The initial waves of technology were produced by the major manufacturers who had the R&D resources to experiment, and the vision to create new approaches, aimed at the large-scale farms who could afford to invest in them. But the future of precision agriculture will undoubtedly shared with others: with high-volume manufacturers who develop smart solutions to serve global niches; and with a huge number of small and innovative manufacturers, who create smaller devices, at lower prices points, that address the needs of the smaller farmer. In the developing world, reports the FAO, there are roughly 500 million small farms producing more than 80 percent of the world’s food. That’s a market too big for entrepreneurs and innovators to ignore.

A woman farmer with digital tablet controls an autonomous tractor on a smart farm

Precision agriculture is one of the methods that enables farmers to meet the increasing worldwide demand for food. It uses sensing technologies to gather actionable data from multiple sources. Analysing the data and applying the insights gained means farmers can adapt to environmental conditions and use resources more efficiently.

Data on inputs (seed, fertilisers, pesticides, fuel and energy, water, etc.) can be combined with accurate GPS location, climate or weather data to deliver actionable insights for effective decison-making. Combining these analyses with, and comparing them to, data about outputs (yields, harvest quality, market price), enables farmers to think in greater detail, and act at a significantly higher level of efficiency and effectiveness.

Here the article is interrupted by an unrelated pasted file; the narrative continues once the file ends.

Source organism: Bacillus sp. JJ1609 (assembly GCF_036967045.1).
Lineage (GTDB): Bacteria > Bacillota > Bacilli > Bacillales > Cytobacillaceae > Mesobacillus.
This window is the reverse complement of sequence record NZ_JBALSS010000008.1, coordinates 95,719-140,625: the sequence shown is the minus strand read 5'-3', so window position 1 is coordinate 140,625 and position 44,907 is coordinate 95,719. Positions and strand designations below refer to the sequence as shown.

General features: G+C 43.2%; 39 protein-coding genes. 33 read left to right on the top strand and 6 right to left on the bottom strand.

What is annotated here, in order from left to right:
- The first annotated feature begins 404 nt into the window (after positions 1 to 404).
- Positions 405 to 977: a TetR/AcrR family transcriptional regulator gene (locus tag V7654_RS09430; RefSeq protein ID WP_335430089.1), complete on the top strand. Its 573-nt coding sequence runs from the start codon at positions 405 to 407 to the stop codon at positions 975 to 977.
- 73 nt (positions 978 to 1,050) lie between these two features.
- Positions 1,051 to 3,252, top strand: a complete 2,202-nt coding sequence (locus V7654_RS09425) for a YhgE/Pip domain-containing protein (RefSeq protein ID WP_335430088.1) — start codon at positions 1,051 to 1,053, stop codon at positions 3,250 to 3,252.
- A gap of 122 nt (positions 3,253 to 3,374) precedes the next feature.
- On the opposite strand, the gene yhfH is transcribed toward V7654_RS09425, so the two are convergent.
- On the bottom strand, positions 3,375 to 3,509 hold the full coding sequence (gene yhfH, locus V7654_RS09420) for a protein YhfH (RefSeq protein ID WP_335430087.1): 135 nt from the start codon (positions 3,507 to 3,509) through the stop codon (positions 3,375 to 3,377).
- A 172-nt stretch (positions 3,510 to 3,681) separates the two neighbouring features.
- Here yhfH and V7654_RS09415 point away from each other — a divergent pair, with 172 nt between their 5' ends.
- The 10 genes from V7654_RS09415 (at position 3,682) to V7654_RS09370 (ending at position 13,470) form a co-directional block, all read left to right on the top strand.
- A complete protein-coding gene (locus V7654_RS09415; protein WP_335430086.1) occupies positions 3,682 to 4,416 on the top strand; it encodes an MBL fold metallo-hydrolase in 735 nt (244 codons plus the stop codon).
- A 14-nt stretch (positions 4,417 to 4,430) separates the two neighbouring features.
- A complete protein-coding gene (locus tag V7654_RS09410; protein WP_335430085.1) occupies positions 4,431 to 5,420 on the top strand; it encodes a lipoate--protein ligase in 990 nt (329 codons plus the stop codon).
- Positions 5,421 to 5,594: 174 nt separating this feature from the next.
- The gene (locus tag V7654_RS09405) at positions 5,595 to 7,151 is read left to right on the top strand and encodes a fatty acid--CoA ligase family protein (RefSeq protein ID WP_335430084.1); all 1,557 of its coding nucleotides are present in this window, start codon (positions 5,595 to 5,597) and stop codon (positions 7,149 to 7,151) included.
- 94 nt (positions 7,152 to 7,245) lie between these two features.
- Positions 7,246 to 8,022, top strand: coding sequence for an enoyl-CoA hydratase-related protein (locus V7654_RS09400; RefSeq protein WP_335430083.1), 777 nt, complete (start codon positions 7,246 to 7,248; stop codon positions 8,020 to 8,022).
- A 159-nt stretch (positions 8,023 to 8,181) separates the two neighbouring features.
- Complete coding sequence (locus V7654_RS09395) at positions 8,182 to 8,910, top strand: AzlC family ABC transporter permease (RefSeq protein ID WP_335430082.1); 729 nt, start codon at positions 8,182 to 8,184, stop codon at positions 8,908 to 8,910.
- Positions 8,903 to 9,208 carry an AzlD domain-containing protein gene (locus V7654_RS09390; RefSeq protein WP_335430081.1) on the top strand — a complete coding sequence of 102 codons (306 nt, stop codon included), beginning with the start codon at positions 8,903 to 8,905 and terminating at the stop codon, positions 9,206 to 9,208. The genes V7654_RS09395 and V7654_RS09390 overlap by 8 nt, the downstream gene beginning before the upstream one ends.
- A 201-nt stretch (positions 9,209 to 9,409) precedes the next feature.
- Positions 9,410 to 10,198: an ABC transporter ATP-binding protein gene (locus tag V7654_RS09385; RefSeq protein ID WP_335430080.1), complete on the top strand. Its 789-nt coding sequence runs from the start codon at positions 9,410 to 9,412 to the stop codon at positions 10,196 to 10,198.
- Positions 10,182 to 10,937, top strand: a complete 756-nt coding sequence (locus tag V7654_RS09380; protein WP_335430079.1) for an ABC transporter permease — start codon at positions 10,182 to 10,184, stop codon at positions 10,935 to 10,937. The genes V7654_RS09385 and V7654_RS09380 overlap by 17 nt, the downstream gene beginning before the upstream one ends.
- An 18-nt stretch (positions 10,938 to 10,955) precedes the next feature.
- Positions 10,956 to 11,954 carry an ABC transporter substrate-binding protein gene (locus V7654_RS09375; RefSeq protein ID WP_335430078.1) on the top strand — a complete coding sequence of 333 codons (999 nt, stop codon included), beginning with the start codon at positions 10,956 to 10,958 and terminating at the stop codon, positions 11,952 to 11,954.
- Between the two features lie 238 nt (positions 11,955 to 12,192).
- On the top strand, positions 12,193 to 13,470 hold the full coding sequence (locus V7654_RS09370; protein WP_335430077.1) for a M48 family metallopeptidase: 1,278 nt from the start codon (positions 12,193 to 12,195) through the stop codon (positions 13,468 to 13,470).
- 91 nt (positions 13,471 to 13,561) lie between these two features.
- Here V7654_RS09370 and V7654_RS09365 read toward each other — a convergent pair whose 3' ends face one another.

In addition to optimizing yields, precision agriculture also enables farmers to minimize negative environmental effects:

  • reduce carbon dioxide emissions through improvements in fuel and energy efficiency,
  • reduce nitrous oxide released from soil by optimizing the use of nitrogen fertilizers,
  • reduce the use of chemical fertilizer and pesticides by pinpoint application,
  • eliminate nutrient depletion by monitoring and managing soil health,
  • control soil compaction by minimizing equipment traffic,
  • maximize the efficient use of water.

In practice, precision farming requires a combination of machinery equipped with sensors; a data collection infrastructure; and processing equipment to make sense of it all. Hardly surprising then, that the first to adopt these technologies were agribusinesses with sufficient capital available to invest. The large-scale farms that invested early in precision farming have seen handsome paybacks in terms of crop yields.

As the technologies become more widespread, they become more affordable. Smaller farms are now able to benefit from precision farming as well, using tools built into smart phones, relevant applications, and smaller-sized machinery. What’s more, these technologies are contributing to solutions that extend beyond farms, including pollution, global warming, and conservation.